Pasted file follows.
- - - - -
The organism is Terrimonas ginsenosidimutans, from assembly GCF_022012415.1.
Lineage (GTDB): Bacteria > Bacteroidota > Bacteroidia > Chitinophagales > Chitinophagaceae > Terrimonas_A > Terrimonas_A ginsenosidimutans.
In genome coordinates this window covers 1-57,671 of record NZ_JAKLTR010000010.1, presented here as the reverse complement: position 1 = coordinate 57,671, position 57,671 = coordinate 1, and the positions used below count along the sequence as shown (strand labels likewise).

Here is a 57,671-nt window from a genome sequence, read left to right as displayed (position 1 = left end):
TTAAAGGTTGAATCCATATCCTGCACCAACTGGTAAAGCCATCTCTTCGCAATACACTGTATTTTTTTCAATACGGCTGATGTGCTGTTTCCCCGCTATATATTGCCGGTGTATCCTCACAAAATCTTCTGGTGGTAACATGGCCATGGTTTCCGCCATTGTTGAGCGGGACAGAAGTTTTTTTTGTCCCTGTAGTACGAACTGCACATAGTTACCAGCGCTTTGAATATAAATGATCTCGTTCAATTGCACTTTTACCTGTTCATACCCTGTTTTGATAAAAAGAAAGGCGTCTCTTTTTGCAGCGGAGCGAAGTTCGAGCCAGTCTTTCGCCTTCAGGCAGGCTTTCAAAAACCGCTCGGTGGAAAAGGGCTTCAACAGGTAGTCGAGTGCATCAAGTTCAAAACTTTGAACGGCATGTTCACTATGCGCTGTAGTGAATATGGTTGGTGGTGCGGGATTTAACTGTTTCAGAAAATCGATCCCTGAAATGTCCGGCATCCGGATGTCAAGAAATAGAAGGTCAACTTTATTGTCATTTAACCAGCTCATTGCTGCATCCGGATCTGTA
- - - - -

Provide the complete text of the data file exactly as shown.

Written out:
The organism is Terrimonas ginsenosidimutans, from assembly GCF_022012415.1.
Lineage (GTDB): Bacteria > Bacteroidota > Bacteroidia > Chitinophagales > Chitinophagaceae > Terrimonas_A > Terrimonas_A ginsenosidimutans.
In genome coordinates this window covers 1-57,671 of record NZ_JAKLTR010000010.1, presented here as the reverse complement: position 1 = coordinate 57,671, position 57,671 = coordinate 1, and the positions used below count along the sequence as shown (strand labels likewise).

Here is a 57,671-nt window from a genome sequence, read left to right as displayed (position 1 = left end):
TTAAAGGTTGAATCCATATCCTGCACCAACTGGTAAAGCCATCTCTTCGCAATACACTGTATTTTTTTCAATACGGCTGATGTGCTGTTTCCCCGCTATATATTGCCGGTGTATCCTCACAAAATCTTCTGGTGGTAACATGGCCATGGTTTCCGCCATTGTTGAGCGGGACAGAAGTTTTTTTTGTCCCTGTAGTACGAACTGCACATAGTTACCAGCGCTTTGAATATAAATGATCTCGTTCAATTGCACTTTTACCTGTTCATACCCTGTTTTGATAAAAAGAAAGGCGTCTCTTTTTGCAGCGGAGCGAAGTTCGAGCCAGTCTTTCGCCTTCAGGCAGGCTTTCAAAAACCGCTCGGTGGAAAAGGGCTTCAACAGGTAGTCGAGTGCATCAAGTTCAAAACTTTGAACGGCATGTTCACTATGCGCTGTAGTGAATATGGTTGGTGGTGCGGGATTTAACTGTTTCAGAAAATCGATCCCTGAAATGTCCGGCATCCGGATGTCAAGAAATAGAAGGTCAACTTTATTGTCATTTAACCAGCTCATTGCTGCATCCGGATCTGTA